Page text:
Q: I just took my 2012 Audi A3 TDI for an oil and filter change at a nearby service station. The employees told me they use standard Mobil 1 oil and that this oil is fully compatible with my Audi/VW diesel engine. It was only after the fact that I thought to take a look at the Mobil 1 website, where it is indicated that Mobil 1 standard is not the recommended type of oil for my vehicle. What I've been unable to determine so far is whether "not recommended" means not ideal but will do the job — or does it mean, don't wait another day and go get the expensive synthetic oil replaced? The car is no longer under warranty. Later this year it will be sold back to Audi/VW under the buyback program. Thoughts?
A: "Audi is very particular about the type of oil that can be used in their vehicles, especially since this is a diesel," according to Jake Ackerman of ExxonMobil. "The regular Mobil 1 does not have a current diesel API rating and would not interact well with the Diesel Particulate Filter. This vehicle needs to be using the Mobil 1 ESP 5W-30, which is specially formulated to protect both the engine and the emissions system. I would replace the oil as soon as possible. If anything happens to the engine, we cannot warranty the oil." Audi spokeswoman Amelia Fine-Morrison said that "the vehicle in question needs a low-ash synthetic, and therefore the Mobil 1 standard is not recommended. The shop should be held responsible for this error, and we recommend that the customer request that it be replaced with an approved product. While the replacement does not need to happen today, it should be replaced soon. For reference on approved oils, 504/507 oils are what are needed for the TDI engines, as stated in the owner's manual."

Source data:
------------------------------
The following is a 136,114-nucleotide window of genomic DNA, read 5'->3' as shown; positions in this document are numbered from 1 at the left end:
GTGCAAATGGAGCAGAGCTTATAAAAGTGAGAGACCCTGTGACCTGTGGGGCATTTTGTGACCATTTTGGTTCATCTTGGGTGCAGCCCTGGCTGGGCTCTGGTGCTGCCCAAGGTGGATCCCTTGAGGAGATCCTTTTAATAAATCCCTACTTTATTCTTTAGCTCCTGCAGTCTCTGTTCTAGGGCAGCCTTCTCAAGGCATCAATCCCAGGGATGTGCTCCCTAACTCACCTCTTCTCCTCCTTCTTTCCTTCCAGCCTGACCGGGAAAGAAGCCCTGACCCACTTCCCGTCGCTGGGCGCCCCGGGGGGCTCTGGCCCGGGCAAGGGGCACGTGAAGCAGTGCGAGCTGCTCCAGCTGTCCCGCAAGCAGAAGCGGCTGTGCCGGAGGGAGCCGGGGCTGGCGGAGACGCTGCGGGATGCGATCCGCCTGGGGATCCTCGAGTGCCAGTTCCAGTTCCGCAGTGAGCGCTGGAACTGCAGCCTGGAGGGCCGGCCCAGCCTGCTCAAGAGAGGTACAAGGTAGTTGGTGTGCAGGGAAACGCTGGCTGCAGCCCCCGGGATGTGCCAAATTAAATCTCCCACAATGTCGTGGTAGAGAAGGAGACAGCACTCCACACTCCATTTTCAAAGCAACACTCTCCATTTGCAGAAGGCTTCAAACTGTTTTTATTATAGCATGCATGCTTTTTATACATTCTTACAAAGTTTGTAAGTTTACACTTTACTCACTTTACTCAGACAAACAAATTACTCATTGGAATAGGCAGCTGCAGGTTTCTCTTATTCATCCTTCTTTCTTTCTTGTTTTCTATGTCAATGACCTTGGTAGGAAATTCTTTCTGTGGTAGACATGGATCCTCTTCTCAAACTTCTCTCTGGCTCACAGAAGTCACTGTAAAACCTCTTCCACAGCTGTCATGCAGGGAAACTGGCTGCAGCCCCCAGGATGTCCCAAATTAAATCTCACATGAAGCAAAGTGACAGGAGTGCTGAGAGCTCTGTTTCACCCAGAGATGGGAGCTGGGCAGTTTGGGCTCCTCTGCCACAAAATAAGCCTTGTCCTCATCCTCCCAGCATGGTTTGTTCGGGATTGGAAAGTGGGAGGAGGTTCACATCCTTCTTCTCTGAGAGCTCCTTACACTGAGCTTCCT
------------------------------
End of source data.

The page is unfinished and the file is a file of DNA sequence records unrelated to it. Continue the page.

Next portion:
Q: I have a 2008 Hyundai Elantra. I have noticed that when I use my TomTom GPS at highway speeds, the mph reading on the GPS is usually 4 mph less than what is shown on my speedometer. In your opinion is the GPS actually more accurate than the speedometer?
F.S., Millville, N.J.
A: Geopositioning satellites orbit about 12,550 miles above the Earth. Although there are algorithms to correct for delay, your TomTom may not be as accurate as your vehicle speedometer. It is easy to check your speedo. Have a friend clock you with a stopwatch while you maintain exactly 60 mph over one mile, or better yet, over five miles. If it does not jibe at 60 seconds per mile, your speedo is off. Of course an alternative is to speed past a trooper and see if his radar reading is the same as your speedometer reading. This is usually a more expensive option, though.
Q: The instrument cluster on our 2004 Buick LeSabre has been acting strange lately. The rpm gauge is always at zero and the speed gauge acts erroneous at times. The gauge indicated speeds as high as 140 mph when driving very slowly. Is there an easy fix for this problem?
D.C., Camillus, N.Y.
A: Instrument panel clusters are self-contained units. The entire cluster must be replaced. There are numerous companies repairing and rebuilding clusters. You can search for them on the internet. One shop we have used to replace the cluster on Mrs. Motormouth's car is Southern Electric (instrumentclusters.com, 1-888-363-1599).
Bob Weber is a writer and mechanic who became an ASE-certified Master Automobile Technician in 1976. He maintains this status by seeking certification every five years. Weber's work appears in professional trade magazines and other consumer publications. His writing also appears in automotive trade publications, Consumer Guide and Consumers Digest Send automotive questions along with name and town to motormouth.tribverizon.net.